Now the one other thing about this comparison our Lord makes that we should keep firmly in mind is that while a small child really has no choice but to follow his/her parents' lead, we do have a choice. Instead of banishing doubt, embracing faith, trusting God, and joyfully waiting for what He has for us, whatever that may be, we can, in arrogant adolescent style, doubt His ability, His mercy, His care, His attention, His timing, His knowledge. In the human analogy, this turned out to be foolish on our parts as teenagers - how much more is it not folly now when the One with whom we have to do is the all-powerful Creator and Sustainer of the universe, the One who loved us so much that He sent His own beloved Son to die for us in our place, a death on the cross at that!
As far as iniquity is concerned, we are called as Christians to be holy, to be sanctified, to be perfect. Let me tell you, that is the truth. But it is also the truth that apart from our Lord, no believer has ever perfectly fulfilled that mandate. It is good to read 1st John whenever one is concerned about this issue, for the very book that describes believers as essentially sinless (1Jn.3:9-10), is also the clearest in its description of how we should deal with the personal sins we do commit (1Jn.1:5-10; cf. 1Jn.2:1). We have passed from death to life in Jesus Christ, and have been crucified to this world. The life we now live, we live for the One who bought us. This means that all our failures are of this earth, and that we are to turn away from them and pursue instead the upward calling to which we have been called of growth and production for our Master Jesus Christ. It is true indeed that if we turn away from Him completely, no good will come of it. In fact, if we are so head-strong in our resistance and our rebellion that we get to the point that we put our faith to death (see “Apostasy and the Sin unto Death”), then the end will be worse than the beginning. But we should remember Paul's words to the Hebrews, who were in bad spiritual shape, but not yet in apostasy:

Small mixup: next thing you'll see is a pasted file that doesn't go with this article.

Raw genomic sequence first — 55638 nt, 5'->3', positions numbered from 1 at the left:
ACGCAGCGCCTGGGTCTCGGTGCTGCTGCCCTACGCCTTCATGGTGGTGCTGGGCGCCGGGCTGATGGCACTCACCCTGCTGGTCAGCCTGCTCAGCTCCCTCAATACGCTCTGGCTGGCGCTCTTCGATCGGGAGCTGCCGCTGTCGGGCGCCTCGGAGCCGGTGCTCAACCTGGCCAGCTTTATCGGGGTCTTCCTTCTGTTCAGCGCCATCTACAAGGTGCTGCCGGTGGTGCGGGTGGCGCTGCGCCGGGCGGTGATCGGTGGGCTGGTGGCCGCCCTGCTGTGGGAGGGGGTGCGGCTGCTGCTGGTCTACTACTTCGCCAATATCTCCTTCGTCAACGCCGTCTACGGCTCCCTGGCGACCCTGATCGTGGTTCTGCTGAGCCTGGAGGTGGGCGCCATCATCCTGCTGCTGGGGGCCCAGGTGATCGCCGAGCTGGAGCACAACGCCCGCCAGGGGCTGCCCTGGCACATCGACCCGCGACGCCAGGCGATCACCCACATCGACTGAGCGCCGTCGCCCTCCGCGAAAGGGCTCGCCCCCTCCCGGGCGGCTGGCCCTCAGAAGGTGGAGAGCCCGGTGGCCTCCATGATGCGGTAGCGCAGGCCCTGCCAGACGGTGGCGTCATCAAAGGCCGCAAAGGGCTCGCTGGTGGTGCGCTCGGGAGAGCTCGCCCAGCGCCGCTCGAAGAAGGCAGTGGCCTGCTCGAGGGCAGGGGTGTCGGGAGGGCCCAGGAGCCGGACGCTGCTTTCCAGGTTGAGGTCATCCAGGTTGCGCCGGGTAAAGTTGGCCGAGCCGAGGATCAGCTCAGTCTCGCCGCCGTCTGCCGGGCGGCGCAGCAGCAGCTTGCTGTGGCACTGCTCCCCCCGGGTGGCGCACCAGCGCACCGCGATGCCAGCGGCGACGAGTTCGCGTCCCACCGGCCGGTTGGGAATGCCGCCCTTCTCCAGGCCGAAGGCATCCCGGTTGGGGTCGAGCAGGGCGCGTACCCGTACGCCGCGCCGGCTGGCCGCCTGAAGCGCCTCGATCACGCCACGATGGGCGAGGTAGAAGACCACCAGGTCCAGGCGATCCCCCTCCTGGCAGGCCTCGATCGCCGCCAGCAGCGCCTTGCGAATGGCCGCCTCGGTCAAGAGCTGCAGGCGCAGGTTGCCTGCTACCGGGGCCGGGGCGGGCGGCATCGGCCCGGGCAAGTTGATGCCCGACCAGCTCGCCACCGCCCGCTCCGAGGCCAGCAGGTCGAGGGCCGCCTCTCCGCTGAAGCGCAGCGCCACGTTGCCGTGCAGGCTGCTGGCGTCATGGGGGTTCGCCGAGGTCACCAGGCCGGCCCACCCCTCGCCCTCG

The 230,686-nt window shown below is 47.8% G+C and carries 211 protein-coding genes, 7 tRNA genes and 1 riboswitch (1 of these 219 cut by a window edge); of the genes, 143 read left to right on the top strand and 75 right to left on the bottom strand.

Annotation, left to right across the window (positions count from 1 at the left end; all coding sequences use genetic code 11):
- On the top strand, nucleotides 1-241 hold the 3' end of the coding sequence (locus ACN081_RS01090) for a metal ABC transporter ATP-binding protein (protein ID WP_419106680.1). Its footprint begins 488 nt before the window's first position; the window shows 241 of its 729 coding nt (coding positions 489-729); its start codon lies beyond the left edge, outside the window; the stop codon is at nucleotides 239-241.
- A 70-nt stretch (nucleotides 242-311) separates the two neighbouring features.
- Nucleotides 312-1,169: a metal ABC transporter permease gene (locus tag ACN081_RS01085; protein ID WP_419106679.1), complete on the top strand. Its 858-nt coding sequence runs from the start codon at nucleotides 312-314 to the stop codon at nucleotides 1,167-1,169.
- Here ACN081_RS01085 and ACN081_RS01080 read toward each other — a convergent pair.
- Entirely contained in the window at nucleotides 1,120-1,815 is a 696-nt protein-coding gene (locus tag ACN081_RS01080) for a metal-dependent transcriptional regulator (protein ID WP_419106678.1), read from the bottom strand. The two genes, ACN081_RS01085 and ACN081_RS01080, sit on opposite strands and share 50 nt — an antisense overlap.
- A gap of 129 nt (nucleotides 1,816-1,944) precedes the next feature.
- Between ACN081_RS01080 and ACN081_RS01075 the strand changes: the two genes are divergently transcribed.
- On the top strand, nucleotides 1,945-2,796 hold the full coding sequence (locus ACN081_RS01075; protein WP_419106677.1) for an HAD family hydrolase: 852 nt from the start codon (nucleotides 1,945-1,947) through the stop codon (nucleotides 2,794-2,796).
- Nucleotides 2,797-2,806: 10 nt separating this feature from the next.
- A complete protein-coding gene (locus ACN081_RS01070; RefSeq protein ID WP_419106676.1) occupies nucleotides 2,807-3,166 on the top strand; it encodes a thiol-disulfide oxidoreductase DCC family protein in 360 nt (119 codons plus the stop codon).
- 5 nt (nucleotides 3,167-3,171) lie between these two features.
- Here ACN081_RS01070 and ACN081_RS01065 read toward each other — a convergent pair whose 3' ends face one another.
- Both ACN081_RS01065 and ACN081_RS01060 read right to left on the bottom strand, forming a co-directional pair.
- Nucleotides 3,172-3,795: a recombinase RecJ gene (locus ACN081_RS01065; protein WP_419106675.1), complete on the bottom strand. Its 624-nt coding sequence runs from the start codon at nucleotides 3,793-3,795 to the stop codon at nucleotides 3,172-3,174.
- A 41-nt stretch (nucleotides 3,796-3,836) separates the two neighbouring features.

Remember the days gone by, when you first saw the light, when you persevered through that terrible trial of abuse. For you were publicly exposed to humiliation and persecution, and shared the lot of others who experienced the same. You supported those in prison, and accepted the confiscation of your belongings with joy, because you knew you possessed a more valuable estate, and a more lasting one. So don't throw away this conviction of yours - it leads to a great reward. You need to keep persevering so that you may carry off in victory what has been promised - after you have accomplished God's will. For yet a little while, how short, how [short the wait], and He who is coming shall come, nor will He delay. "Then shall my righteous one live by his faith, but if he shrinks back, My heart takes no pleasure in him." Now we are not possessed of cowardly apostasy which leads to destruction, but we have faith which leads to [eternal] life.
If we are walking forward in faith,
building faith, and acting in faith, we can be confident that God will
honor this child-like faith of ours and lead us into all truth.
Hang in there - if you are hacking your way forward, you are certainly not going backward. If you are concerned, you most likely don't really need to be. It is those who are not concerned that are usually the ones in true jeopardy. And my Lord and Savior will continue to lead you and me like little children around every blind corner - all we have to do is keep holding His hand.
Please see also the following links:
Faith -- What is it?
Walking with Jesus
Free-Will Faith in the Plan of God
In our loving and merciful Lord Jesus Christ, who gave up His life to
save us from destruction.
Please explain the differences in the two passages below:
Take no bag for the journey, or extra tunic, or sandals or a staff; for the worker is worth his keep.
These were his instructions: “Take nothing for the journey except a staff–no bread, no bag, no money in your belts. Wear sandals but not an extra tunic.”